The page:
For the communities of Cihampelas Village, located in one little corner of the vast 270 kilometer-long Citarum River, the physical method is the most cost-effective and feasible way to eradicate water hyacinth. Members of these communities are the self-designated “river guardians” of the Citarum River that organize environmental conservation efforts under the locally founded Bening Saguling Foundation. Eradication of water hyacinth is essential in keeping Citarum waterways clean and safe.
Bening Saguling Foundation, which was founded in 2014, has a journey that sees the ever-changing nature of the Citarum River and empowers local communities, especially those who work as scavengers and those living in low economic conditions. Its base in the Cihampelas Village, West Bandung, stands strong just 300 meters from the river bank, with airy buildings and open-spaced huts–made from bamboo and recycled water hyacinth. These dwellings house various activities for the surrounding communities such as collecting and processing river and domestic waste, crafting water hyacinth and other natural materials, raising public awareness and education on environmental conservation, and hosting a nature school for children.
Indra Darmawan is the hero of this story, a Mathematics graduate with a Masters in Public Education who dedicated his life for environmental and social servitude. He established the Bening Saguling Foundation to what it is today and created solutions for environmental pollution while providing jobs for his community. Indra and his ‘troops’ collect and transport river waste using small boats. Dozens of tons of plastic type waste collected daily are then sorted and supplied or sold to collectors. Collected water hyacinths are dried, cleaned, and then crafted into carpets, bags, tapestries, decorations, and many more.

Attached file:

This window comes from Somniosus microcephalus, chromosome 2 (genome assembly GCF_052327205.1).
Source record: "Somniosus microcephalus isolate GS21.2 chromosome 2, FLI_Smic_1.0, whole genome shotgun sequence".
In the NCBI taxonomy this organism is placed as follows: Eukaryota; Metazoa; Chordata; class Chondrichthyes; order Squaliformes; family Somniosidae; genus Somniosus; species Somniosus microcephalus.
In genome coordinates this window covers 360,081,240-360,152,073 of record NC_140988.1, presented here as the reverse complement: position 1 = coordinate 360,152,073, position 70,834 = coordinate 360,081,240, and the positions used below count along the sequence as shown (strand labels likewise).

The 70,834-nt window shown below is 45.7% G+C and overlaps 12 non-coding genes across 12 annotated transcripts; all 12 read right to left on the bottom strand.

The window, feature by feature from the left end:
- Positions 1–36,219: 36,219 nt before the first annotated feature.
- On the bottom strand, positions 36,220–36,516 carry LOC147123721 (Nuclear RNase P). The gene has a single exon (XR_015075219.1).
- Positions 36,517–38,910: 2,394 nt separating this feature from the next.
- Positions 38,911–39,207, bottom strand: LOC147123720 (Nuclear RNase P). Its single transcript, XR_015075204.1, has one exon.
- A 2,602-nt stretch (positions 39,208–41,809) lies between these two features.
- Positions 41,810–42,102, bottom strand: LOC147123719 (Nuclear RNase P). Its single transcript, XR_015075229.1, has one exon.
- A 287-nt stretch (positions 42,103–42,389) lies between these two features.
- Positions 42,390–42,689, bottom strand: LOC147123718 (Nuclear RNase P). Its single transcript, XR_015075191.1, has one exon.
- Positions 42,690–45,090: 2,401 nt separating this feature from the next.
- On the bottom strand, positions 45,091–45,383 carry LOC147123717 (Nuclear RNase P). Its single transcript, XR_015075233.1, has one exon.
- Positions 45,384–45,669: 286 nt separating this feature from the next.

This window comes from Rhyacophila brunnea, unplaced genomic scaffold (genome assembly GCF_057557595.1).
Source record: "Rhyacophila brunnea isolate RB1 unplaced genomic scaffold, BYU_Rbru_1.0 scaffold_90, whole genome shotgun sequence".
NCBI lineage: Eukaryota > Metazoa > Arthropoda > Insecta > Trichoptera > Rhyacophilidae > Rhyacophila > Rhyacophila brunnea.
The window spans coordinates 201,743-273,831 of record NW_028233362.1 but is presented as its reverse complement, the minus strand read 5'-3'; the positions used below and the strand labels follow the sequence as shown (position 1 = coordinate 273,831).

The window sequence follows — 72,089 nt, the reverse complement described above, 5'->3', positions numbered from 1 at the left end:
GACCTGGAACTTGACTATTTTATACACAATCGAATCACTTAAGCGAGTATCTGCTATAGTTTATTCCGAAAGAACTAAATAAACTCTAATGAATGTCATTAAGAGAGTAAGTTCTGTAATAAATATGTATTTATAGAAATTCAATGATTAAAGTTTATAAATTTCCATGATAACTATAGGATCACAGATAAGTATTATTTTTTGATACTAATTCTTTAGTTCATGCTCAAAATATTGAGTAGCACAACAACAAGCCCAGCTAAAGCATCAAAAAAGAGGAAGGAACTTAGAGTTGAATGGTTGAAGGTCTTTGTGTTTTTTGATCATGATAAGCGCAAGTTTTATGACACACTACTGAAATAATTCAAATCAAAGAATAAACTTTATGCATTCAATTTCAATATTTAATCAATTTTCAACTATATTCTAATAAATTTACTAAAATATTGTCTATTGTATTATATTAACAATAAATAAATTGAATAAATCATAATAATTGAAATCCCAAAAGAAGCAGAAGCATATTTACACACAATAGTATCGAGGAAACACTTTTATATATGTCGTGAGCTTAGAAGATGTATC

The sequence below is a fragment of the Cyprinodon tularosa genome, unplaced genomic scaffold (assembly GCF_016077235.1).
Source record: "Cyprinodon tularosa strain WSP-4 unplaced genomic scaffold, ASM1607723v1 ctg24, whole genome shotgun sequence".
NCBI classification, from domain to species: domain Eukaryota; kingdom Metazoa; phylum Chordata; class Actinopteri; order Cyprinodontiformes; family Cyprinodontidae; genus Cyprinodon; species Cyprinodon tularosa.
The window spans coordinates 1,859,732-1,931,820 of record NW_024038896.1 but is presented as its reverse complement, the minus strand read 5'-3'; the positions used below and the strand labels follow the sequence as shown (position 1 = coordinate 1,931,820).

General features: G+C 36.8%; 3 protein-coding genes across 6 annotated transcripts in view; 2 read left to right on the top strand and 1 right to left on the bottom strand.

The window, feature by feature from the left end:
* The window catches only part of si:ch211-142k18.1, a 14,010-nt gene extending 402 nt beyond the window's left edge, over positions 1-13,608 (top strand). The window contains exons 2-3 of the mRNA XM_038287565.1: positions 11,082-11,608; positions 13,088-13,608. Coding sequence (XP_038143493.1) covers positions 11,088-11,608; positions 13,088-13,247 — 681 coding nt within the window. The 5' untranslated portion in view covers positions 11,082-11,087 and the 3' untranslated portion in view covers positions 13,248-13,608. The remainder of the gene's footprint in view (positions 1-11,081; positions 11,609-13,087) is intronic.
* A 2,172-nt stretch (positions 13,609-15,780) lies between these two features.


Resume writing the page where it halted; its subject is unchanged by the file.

Greeneration Foundation, in partnership with Waste4Change and RiverRecycle, has continued to realize our plans of establishing a river waste collection technology along with the necessary capacity building needed. Following our baseline survey which includes both social and technical studies, we are currently working to deploy our plastic capture device in Citarum River, build the waste treatment facility that supports it, as well as educate the public and local communities on the dangers of plastic waste and proper waste management.
For the Citarum Repair project, we are proud and honored to have Mr. Indra Darmawan himself as our local partner. Through collaboration with Bening Saguling Foundation, we hope that they may not only work with us but also guide us with their years of insights in waste management and protecting Citarum River.
We are excited to be starting our technical operations this year, and to learn the many lessons these local heroes have experienced in combating river pollution and plastic waste. By the end of this project, we hope to have built and equipped an adequate waste facility that will not only reduce solid waste pollution in Citarum River but also empower its local communities.